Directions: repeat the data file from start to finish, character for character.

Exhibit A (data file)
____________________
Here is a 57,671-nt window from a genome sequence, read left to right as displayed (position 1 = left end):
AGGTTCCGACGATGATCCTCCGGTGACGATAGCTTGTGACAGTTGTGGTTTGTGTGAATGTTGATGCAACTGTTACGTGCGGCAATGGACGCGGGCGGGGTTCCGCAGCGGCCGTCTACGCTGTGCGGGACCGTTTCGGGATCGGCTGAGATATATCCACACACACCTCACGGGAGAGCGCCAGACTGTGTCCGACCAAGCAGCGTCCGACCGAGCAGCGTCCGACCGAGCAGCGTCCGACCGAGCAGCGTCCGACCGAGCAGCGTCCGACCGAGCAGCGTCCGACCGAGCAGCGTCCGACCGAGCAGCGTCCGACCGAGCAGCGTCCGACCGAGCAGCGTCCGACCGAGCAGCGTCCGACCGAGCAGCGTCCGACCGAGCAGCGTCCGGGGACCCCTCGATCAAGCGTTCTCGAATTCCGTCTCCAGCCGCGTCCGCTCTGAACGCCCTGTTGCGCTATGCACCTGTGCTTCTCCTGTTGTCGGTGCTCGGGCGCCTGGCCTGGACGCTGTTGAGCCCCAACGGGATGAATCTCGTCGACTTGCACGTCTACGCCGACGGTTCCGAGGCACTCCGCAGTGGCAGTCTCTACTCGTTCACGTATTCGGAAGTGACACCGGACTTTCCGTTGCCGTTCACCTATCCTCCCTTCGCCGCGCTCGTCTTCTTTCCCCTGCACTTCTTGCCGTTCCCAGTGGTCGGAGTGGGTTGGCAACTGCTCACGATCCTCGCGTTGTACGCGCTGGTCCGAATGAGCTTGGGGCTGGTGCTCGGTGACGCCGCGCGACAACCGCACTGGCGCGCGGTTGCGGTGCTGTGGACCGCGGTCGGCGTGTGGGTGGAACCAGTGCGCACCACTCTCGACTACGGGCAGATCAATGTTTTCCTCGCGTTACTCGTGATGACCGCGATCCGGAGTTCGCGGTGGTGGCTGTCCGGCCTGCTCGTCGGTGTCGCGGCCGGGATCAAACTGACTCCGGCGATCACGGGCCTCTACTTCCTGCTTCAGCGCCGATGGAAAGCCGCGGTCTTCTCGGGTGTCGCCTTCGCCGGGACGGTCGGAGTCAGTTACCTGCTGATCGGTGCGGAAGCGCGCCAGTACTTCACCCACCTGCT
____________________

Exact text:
Here is a 57,671-nt window from a genome sequence, read left to right as displayed (position 1 = left end):
AGGTTCCGACGATGATCCTCCGGTGACGATAGCTTGTGACAGTTGTGGTTTGTGTGAATGTTGATGCAACTGTTACGTGCGGCAATGGACGCGGGCGGGGTTCCGCAGCGGCCGTCTACGCTGTGCGGGACCGTTTCGGGATCGGCTGAGATATATCCACACACACCTCACGGGAGAGCGCCAGACTGTGTCCGACCAAGCAGCGTCCGACCGAGCAGCGTCCGACCGAGCAGCGTCCGACCGAGCAGCGTCCGACCGAGCAGCGTCCGACCGAGCAGCGTCCGACCGAGCAGCGTCCGACCGAGCAGCGTCCGACCGAGCAGCGTCCGACCGAGCAGCGTCCGACCGAGCAGCGTCCGACCGAGCAGCGTCCGACCGAGCAGCGTCCGGGGACCCCTCGATCAAGCGTTCTCGAATTCCGTCTCCAGCCGCGTCCGCTCTGAACGCCCTGTTGCGCTATGCACCTGTGCTTCTCCTGTTGTCGGTGCTCGGGCGCCTGGCCTGGACGCTGTTGAGCCCCAACGGGATGAATCTCGTCGACTTGCACGTCTACGCCGACGGTTCCGAGGCACTCCGCAGTGGCAGTCTCTACTCGTTCACGTATTCGGAAGTGACACCGGACTTTCCGTTGCCGTTCACCTATCCTCCCTTCGCCGCGCTCGTCTTCTTTCCCCTGCACTTCTTGCCGTTCCCAGTGGTCGGAGTGGGTTGGCAACTGCTCACGATCCTCGCGTTGTACGCGCTGGTCCGAATGAGCTTGGGGCTGGTGCTCGGTGACGCCGCGCGACAACCGCACTGGCGCGCGGTTGCGGTGCTGTGGACCGCGGTCGGCGTGTGGGTGGAACCAGTGCGCACCACTCTCGACTACGGGCAGATCAATGTTTTCCTCGCGTTACTCGTGATGACCGCGATCCGGAGTTCGCGGTGGTGGCTGTCCGGCCTGCTCGTCGGTGTCGCGGCCGGGATCAAACTGACTCCGGCGATCACGGGCCTCTACTTCCTGCTTCAGCGCCGATGGAAAGCCGCGGTCTTCTCGGGTGTCGCCTTCGCCGGGACGGTCGGAGTCAGTTACCTGCTGATCGGTGCGGAAGCGCGCCAGTACTTCACCCACCTGCT